Many of the old sayings and adages that pepper our discourse tell us that human nature, in all of its quirkiness, governs much of our activities. Often, our decisions are based on unspoken assumptions that may not be wise. Therefore, few of us handle our money as objectively as we could. Now, as professional students of human nature, let's focus on some of the manifestations of the perverse, emotional folly that affects our financial life.
It's a fundamental precept of economic theory that people (hopefully) tend to maximize their financial well-being in reasonably sensible ways. For example, many of us unconsciously divide our money into different mental accounts rather than focusing on the gestalt of our financial well-being.
One simple accommodation to this tendency is to move all of your accounts to a 1-stop financial shopping center, such as Schwab, Fidelity, or Vanguard. It makes negotiating between different goals more visible and easier, as the monthly printouts come in the same format and at the same time. It also helps that any purchase or sale action could be done in 1 easily mastered operation. Now your compartmentalization tendency will look a bit more rational.
For another example of our contrariness, you'd assume that a windfall or even a rising income would make us happier. Studies show that this is the case, but only for a limited time. Isn't more money a part of everyone's dream? Perhaps, but this is where things get interesting.
As we adapt to a changing financial reality, our expectations rise and we get on the satisfaction treadmill. Worse, if we see those around us also economically improving, being the envious lot we are, we make the treadmill go faster. It turns out that economic stimulus has a lot to do with looking over our shoulders. Some of the origins of September 11 may be traceable to the envy generated by the burgeoning visibility of economic contrasts around the world made available by the media and the Internet.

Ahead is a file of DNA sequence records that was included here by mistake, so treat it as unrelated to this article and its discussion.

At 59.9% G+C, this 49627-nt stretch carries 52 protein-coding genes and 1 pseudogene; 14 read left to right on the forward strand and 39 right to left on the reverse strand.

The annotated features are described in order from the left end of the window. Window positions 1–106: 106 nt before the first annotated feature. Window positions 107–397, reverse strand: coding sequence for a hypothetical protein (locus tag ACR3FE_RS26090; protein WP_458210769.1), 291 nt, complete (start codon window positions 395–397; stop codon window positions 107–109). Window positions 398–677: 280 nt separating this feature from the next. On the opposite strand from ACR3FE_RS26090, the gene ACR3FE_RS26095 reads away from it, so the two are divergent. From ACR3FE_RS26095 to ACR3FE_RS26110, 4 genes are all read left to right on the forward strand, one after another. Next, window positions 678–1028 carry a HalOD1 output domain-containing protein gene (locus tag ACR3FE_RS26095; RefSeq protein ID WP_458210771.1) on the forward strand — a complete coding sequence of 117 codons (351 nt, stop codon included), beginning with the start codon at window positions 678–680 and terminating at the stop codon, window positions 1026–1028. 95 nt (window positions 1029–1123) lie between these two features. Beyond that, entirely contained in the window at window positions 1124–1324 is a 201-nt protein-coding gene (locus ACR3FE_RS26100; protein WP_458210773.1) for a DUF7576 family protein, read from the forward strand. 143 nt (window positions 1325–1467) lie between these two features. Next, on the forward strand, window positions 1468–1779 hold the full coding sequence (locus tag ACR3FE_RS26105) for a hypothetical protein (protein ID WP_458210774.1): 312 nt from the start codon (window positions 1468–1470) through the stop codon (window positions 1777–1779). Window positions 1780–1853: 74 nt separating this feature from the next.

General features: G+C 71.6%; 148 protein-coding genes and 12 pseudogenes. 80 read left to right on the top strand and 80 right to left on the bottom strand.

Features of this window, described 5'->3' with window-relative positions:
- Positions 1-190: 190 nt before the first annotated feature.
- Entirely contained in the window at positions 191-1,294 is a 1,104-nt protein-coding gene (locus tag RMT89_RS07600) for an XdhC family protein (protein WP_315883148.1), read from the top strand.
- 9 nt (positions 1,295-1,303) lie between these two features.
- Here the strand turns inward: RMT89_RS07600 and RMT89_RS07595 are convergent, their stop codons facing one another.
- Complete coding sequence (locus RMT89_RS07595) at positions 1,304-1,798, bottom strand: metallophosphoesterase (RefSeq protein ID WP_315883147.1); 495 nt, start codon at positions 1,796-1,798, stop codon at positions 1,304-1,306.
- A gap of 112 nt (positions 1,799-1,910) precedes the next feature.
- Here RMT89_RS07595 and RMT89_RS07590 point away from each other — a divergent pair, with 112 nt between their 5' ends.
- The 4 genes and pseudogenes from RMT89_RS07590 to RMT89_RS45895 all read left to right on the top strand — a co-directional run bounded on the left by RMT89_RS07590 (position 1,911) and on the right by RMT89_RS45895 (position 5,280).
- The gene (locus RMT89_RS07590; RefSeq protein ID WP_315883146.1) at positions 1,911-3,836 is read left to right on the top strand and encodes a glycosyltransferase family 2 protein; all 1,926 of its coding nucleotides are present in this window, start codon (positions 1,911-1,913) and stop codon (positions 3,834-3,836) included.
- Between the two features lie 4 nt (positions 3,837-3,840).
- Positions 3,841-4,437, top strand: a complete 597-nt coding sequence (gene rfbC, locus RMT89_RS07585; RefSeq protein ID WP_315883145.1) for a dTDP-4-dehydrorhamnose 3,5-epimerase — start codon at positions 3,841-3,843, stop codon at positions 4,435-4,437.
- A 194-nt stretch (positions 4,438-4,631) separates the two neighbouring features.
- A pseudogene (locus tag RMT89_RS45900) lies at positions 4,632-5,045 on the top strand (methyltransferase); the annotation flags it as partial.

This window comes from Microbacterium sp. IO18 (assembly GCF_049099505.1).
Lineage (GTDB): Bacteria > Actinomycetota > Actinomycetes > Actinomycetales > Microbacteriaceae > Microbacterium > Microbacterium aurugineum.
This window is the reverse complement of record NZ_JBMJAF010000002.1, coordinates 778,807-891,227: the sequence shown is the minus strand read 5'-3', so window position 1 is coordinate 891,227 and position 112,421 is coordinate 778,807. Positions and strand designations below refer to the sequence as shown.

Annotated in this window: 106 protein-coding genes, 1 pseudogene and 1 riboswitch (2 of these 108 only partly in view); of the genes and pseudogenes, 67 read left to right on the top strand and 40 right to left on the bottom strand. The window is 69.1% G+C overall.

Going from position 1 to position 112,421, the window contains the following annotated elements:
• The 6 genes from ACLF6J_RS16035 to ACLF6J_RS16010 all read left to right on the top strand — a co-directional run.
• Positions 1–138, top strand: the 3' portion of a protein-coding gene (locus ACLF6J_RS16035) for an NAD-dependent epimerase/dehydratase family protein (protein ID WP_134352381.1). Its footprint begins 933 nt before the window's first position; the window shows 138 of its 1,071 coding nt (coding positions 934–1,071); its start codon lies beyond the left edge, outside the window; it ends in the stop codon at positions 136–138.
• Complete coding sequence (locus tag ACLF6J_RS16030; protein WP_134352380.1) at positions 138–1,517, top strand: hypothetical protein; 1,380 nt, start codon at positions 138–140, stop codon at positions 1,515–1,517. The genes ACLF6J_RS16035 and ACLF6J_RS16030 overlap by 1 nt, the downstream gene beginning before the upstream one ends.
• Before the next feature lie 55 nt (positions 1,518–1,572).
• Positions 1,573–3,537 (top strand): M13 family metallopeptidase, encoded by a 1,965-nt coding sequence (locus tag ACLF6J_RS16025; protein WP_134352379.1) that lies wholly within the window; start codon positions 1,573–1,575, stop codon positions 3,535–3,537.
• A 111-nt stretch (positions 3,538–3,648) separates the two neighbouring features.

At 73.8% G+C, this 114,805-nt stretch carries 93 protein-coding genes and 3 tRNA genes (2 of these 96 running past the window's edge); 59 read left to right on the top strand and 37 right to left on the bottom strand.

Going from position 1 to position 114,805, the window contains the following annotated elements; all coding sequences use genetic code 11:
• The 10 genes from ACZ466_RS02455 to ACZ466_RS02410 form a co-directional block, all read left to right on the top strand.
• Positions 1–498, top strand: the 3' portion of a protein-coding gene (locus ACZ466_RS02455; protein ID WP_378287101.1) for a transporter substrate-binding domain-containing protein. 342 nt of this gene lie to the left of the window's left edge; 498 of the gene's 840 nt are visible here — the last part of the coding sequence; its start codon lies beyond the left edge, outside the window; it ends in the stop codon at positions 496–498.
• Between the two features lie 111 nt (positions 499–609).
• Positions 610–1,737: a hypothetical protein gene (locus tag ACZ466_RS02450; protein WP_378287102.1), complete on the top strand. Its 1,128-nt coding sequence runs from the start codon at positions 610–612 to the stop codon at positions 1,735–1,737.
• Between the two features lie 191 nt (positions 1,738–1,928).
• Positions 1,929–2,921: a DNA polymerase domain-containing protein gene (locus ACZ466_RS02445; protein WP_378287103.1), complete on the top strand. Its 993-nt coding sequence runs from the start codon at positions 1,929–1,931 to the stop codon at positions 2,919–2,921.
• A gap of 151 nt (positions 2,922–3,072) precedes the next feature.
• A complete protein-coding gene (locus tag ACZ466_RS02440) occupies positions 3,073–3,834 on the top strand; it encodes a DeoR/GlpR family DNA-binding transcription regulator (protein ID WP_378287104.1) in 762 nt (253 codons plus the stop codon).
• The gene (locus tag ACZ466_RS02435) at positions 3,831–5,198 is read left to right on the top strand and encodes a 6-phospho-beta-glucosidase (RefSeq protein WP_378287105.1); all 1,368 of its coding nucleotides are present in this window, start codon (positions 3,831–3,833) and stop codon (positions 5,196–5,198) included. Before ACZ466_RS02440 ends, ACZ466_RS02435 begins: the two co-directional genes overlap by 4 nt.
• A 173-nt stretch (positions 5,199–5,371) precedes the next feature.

Another foible to be aware of so that we don't shoot ourselves financially in the foot is our need to save face, particularly after a loss. We often have very transposed rationalizations. "I'm an expert at picking past performance," "The up market proves how smart I am; the down market proves how dumb my broker is," "If I double my next investment, I'll make the losses all back," and, "I'm due for a big winner, don't you think?" As the classic Pogo cartoon says, "We have met the enemy, and he is us."
Jeff Brown, a partner on the
Stanford Graduate School of
Business Alumni Consulting
Team, teaches in the Stanford
School of Medicine Family
Practice Program. He welcomes questions
or comments at firstname.lastname@example.org.